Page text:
Tuesday, 14 June 2016

Raising a glass to Manchester's brewing past

I went to the Smithfield Market Tavern last night for the launch of four historic beers from the Manchester area, recreated for Manchester Beer Week by local microbreweries Beer Nouveau, Blackjack, Squawk and Tickety Brew. Beer historian Ron Pattinson, who blogs at Shut Up About Barclay Perkins, also spoke knowledgeably and entertainingly about the beers we were privileged to get to drink.

The wooden pin of Beer Nouveau's Lees 1903 XXX on the bar ran out before I got to it, but I drank the other three, two of them from the brewing records of J.W. Lees in Middleton and one from the long gone Heginbothams in Stalybridge.

I was especially keen to try Blackjack's Lees 1951 "C" Ale, a type of strong ale brewed in the Manchester area in the twentieth century, mostly it seems as a bottled beer, whose name no one appears to know the origin of. A dryish, malt-accented beer which is amber in colour, as Ron said in his talk, it's in the same family as the Burton ales brewed elsewhere in Britain. I also had the two stouts, Squawk's Lees 1952 Stout and Tickety Brew's Heginbothams Invalid Stout, which some people reckoned had a lactose taste, although I couldn't particularly pick one up myself.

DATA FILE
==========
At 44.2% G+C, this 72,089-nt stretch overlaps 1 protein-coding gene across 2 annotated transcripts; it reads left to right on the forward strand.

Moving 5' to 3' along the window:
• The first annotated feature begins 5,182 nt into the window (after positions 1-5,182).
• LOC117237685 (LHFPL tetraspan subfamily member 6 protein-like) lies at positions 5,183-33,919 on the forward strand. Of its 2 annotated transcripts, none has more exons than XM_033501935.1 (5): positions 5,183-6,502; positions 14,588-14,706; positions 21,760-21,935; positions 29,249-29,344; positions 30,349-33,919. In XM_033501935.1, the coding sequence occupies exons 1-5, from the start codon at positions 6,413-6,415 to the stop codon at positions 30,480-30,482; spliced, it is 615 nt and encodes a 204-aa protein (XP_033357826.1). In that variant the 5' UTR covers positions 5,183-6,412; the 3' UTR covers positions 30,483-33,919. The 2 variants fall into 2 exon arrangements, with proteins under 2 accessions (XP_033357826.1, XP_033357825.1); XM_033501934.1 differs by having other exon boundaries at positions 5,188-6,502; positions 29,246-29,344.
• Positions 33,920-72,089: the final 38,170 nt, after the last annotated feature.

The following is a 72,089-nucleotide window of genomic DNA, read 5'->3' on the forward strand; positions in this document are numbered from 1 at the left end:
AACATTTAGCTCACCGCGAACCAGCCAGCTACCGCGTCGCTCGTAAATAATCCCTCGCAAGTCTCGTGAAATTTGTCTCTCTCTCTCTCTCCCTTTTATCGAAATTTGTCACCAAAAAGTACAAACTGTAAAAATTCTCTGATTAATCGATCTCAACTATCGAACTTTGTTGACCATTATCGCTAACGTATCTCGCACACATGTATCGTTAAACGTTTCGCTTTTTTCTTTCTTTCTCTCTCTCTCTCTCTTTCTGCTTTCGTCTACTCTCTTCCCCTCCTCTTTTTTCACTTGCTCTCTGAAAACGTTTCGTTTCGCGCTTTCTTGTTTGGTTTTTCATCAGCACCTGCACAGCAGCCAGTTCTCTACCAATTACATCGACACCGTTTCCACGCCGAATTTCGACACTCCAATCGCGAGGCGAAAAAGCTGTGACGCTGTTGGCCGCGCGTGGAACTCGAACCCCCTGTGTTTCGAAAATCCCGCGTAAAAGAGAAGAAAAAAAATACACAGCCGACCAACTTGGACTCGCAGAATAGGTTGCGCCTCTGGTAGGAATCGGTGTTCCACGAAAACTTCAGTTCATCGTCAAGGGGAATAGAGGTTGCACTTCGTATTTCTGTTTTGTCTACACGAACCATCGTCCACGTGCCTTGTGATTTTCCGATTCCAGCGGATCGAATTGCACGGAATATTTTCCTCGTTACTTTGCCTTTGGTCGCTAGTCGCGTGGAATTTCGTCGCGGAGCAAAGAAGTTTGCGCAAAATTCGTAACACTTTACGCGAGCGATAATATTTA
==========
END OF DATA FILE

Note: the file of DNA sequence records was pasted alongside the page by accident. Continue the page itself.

Hearteningly, the Smithfield was packed for the event, and hopefully other brewers, including the bigger ones in the Manchester area, will be inspired to delve into the archives and produce historic beers of their own.

1 comment:

  1. Reviving old beers is interesting but if we had a TARDIS and could go back and taste the originals, I wonder how they would compare. My only experience of a revived beer where I knew the original involved Higsons Bitter. This beer has had been two separate revivals, and there may soon be a third, but it seemed to me that neither of them really matched the taste of the old Higsons. But to be fair, I don't think memory works very well with taste, and the efforts weren't bad at all, especially the one by Liverpool Organic Brewery.